I cut back on water because I don't want to go above my allotted quota and be charged super high penalty rates. More importantly though, I cut back on water because I think it is immoral to be wasting water when we're in the middle of a bad drought. Yes, what I do is only a drop in the bucket (pun intended), but I feel that I must do the best I can do, even if the millionaires are still filling their backyard swimming pools and luxuriating with water at the expense of others.
Limited ResourcesConservation is important because there is a limited amount of crude oil, natural gas, coal, drinking water, etc.
Politics. Because of the dearth of natural resources, he who holds the key to this fuel has bargaining power in the political arena. Being reliant on another country for fuel and water is a very dangerous position to be in. Conservation and relying on renewable resources like wind and sun help you stand on your own two feet and not need to kowtow to those with the oil.
Depleting the Earth. The less we conserve, the more we destroy the Earth by removing all non renewable resources. I'm not all hippy and greeny and "Save the Whales" usually, but it's something to think about. We also manage to destroy the world by trying to get at these resources. If we weren't so reliant on crude oil, for example, this BP oil spill (the worst oil disaster in world history) wouldn't have happened.
What Next? More importantly than the ramifications of damaging our planet irreparably is the fact that once these fuels run out, we're stuck. Sure, hopefully by that time we'll have perfected sustainable energy technology, but why wait till after we've already destroyed the planet? Why not start using sustainable energy now?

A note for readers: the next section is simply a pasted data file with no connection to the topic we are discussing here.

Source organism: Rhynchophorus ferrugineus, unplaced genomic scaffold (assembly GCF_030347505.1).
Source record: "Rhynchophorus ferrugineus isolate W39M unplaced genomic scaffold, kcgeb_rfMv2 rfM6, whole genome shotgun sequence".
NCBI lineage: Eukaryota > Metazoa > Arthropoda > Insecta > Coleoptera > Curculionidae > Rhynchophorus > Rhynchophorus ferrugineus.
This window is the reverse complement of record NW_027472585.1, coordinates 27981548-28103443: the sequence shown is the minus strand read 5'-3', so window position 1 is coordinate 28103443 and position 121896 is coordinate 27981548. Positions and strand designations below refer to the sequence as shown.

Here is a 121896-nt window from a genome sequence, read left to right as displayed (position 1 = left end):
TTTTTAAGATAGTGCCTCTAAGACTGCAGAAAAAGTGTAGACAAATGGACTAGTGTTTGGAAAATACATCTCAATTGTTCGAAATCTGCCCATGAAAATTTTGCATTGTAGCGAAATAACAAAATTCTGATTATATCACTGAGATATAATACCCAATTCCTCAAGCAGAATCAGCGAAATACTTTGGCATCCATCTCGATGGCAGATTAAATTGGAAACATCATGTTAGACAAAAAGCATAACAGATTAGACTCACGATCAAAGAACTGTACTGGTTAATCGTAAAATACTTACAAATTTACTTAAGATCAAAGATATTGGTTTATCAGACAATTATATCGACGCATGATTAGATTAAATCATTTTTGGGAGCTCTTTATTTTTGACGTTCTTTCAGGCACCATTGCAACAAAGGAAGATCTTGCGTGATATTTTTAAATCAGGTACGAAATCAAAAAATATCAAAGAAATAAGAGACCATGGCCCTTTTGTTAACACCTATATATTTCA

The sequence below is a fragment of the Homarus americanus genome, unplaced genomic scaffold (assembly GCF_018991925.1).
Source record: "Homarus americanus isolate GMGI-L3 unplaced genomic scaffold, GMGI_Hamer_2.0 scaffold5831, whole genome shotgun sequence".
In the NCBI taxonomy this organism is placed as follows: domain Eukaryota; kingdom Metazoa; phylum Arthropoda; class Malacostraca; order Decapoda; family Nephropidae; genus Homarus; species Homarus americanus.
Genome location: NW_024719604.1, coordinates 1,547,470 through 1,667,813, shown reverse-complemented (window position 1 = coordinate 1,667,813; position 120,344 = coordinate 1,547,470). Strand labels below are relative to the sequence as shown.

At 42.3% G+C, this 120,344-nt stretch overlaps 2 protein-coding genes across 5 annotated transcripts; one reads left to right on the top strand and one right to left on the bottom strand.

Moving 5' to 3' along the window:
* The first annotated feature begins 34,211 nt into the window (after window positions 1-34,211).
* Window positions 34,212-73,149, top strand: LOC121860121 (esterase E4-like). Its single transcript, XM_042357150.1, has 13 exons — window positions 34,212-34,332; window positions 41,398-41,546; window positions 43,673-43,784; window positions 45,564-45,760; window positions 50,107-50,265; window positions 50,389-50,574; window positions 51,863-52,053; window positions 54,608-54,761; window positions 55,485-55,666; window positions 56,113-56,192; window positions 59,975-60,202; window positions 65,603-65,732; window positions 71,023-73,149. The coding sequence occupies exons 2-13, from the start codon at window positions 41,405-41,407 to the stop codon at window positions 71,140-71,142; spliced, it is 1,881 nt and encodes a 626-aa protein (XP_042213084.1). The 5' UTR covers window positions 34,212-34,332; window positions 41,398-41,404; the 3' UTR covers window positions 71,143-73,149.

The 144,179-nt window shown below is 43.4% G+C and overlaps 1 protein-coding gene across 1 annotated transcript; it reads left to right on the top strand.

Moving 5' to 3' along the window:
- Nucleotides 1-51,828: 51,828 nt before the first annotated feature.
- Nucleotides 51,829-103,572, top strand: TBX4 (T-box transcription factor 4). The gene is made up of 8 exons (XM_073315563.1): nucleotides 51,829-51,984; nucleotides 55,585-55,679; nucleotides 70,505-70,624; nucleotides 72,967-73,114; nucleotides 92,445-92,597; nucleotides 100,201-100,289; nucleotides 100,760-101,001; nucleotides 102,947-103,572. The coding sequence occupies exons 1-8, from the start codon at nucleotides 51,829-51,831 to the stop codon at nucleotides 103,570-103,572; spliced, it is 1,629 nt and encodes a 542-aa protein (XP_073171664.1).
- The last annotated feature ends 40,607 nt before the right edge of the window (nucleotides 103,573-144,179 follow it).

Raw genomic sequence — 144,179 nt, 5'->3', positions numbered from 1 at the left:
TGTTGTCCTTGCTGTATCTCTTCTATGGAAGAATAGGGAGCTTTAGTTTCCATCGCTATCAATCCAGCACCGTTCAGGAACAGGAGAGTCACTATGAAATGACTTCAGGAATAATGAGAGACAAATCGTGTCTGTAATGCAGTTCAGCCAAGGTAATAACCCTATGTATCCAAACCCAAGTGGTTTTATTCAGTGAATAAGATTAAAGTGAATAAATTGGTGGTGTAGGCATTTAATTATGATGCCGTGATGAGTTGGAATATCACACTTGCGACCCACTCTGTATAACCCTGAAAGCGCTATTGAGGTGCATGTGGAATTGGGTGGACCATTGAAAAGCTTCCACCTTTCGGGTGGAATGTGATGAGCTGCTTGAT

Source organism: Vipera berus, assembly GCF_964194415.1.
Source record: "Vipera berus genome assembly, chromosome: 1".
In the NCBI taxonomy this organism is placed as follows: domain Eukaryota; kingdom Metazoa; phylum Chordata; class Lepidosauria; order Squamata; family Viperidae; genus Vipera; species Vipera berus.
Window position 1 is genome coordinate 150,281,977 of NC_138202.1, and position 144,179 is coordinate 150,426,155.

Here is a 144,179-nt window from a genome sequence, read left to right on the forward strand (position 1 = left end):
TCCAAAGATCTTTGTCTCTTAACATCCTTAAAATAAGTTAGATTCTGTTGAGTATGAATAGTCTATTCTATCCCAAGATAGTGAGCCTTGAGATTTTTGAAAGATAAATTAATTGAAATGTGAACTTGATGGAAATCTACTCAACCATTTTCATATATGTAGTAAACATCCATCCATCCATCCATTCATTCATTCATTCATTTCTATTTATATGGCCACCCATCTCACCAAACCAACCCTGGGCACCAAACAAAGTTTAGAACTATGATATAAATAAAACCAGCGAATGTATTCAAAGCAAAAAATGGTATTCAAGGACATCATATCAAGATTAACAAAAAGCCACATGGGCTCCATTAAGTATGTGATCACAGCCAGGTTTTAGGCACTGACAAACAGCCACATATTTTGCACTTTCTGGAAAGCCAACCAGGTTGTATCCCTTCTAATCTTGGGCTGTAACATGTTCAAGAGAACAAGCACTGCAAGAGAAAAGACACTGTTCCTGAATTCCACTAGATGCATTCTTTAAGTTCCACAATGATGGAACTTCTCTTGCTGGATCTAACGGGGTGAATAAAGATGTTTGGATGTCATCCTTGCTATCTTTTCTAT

Dependency on Technology is DangerousFace it, in the face of disasters, most people would be completely lost and many would die, largely because of our reliance on technology. By conserving, we learn to rely less on technology, preparing us for possible disasters.
Natural Disasters. When earthquakes, mudslides, hurricanes, tsunamis, or any other natural disasters occur, people are stranded without any electricity, no water, and no food. We rely so much on technology that most people are lacking the basic skills to live in a world without technology, have no idea what to eat if there isn't a supermarket or McDonald's readily available, and have nothing to drink if the water pumps aren't being run because of a lack of electricity.
Unnatural Disasters. In the event of a nuclear war, or even smaller scale wars that leave people stranded, reliance on technology leaves everyone unprepared and unable to fend for themselves.
Waste is SinfulOn one last positive note...
At least according to my belief system, waste is sinful. Sure, leaving on lights while showering isn't a huge waste, its just a tiny little waste. Tiny little waste gives you tiny little sins; large waste is obviously a bigger sin.
Little sin, big sin, who cares. Why any sin? Why not just conserve?
Ok, this post was a bit more gloomy and dreary than my usual post, but I think it explains well enough why I bother conserving.
Do you conserve, or do you also feel "Why bother?"